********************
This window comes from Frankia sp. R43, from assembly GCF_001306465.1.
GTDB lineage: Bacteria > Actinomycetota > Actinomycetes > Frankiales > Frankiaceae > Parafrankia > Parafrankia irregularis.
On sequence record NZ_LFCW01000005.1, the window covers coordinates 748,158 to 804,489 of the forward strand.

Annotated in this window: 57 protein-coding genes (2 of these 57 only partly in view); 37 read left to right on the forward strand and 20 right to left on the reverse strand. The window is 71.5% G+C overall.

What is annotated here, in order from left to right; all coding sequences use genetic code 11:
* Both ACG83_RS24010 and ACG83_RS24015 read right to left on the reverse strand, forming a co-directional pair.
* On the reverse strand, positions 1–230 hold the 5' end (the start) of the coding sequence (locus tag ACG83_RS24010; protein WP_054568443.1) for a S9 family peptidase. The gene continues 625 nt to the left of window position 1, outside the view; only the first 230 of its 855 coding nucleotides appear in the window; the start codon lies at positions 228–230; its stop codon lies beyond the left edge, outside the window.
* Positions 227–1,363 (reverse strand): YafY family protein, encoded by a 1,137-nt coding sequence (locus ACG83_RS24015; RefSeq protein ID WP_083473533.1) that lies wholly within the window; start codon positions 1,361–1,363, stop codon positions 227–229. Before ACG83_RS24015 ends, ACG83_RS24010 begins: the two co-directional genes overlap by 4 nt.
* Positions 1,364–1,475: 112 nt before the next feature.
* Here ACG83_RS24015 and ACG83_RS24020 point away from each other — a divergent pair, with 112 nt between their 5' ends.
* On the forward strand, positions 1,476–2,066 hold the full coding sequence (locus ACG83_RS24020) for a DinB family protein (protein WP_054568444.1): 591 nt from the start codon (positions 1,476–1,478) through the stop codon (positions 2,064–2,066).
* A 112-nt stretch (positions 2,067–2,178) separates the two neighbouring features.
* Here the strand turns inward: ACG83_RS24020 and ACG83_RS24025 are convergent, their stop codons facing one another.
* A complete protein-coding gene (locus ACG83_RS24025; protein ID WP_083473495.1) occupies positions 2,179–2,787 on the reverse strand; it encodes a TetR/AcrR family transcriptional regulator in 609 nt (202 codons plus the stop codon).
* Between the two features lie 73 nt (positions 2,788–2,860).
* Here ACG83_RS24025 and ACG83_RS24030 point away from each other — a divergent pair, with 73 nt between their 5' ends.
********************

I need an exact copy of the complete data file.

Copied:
This window comes from Frankia sp. R43, from assembly GCF_001306465.1.
GTDB lineage: Bacteria > Actinomycetota > Actinomycetes > Frankiales > Frankiaceae > Parafrankia > Parafrankia irregularis.
On sequence record NZ_LFCW01000005.1, the window covers coordinates 748,158 to 804,489 of the forward strand.

Annotated in this window: 57 protein-coding genes (2 of these 57 only partly in view); 37 read left to right on the forward strand and 20 right to left on the reverse strand. The window is 71.5% G+C overall.

What is annotated here, in order from left to right; all coding sequences use genetic code 11:
* Both ACG83_RS24010 and ACG83_RS24015 read right to left on the reverse strand, forming a co-directional pair.
* On the reverse strand, positions 1–230 hold the 5' end (the start) of the coding sequence (locus tag ACG83_RS24010; protein WP_054568443.1) for a S9 family peptidase. The gene continues 625 nt to the left of window position 1, outside the view; only the first 230 of its 855 coding nucleotides appear in the window; the start codon lies at positions 228–230; its stop codon lies beyond the left edge, outside the window.
* Positions 227–1,363 (reverse strand): YafY family protein, encoded by a 1,137-nt coding sequence (locus ACG83_RS24015; RefSeq protein ID WP_083473533.1) that lies wholly within the window; start codon positions 1,361–1,363, stop codon positions 227–229. Before ACG83_RS24015 ends, ACG83_RS24010 begins: the two co-directional genes overlap by 4 nt.
* Positions 1,364–1,475: 112 nt before the next feature.
* Here ACG83_RS24015 and ACG83_RS24020 point away from each other — a divergent pair, with 112 nt between their 5' ends.
* On the forward strand, positions 1,476–2,066 hold the full coding sequence (locus ACG83_RS24020) for a DinB family protein (protein WP_054568444.1): 591 nt from the start codon (positions 1,476–1,478) through the stop codon (positions 2,064–2,066).
* A 112-nt stretch (positions 2,067–2,178) separates the two neighbouring features.
* Here the strand turns inward: ACG83_RS24020 and ACG83_RS24025 are convergent, their stop codons facing one another.
* A complete protein-coding gene (locus ACG83_RS24025; protein ID WP_083473495.1) occupies positions 2,179–2,787 on the reverse strand; it encodes a TetR/AcrR family transcriptional regulator in 609 nt (202 codons plus the stop codon).
* Between the two features lie 73 nt (positions 2,788–2,860).
* Here ACG83_RS24025 and ACG83_RS24030 point away from each other — a divergent pair, with 73 nt between their 5' ends.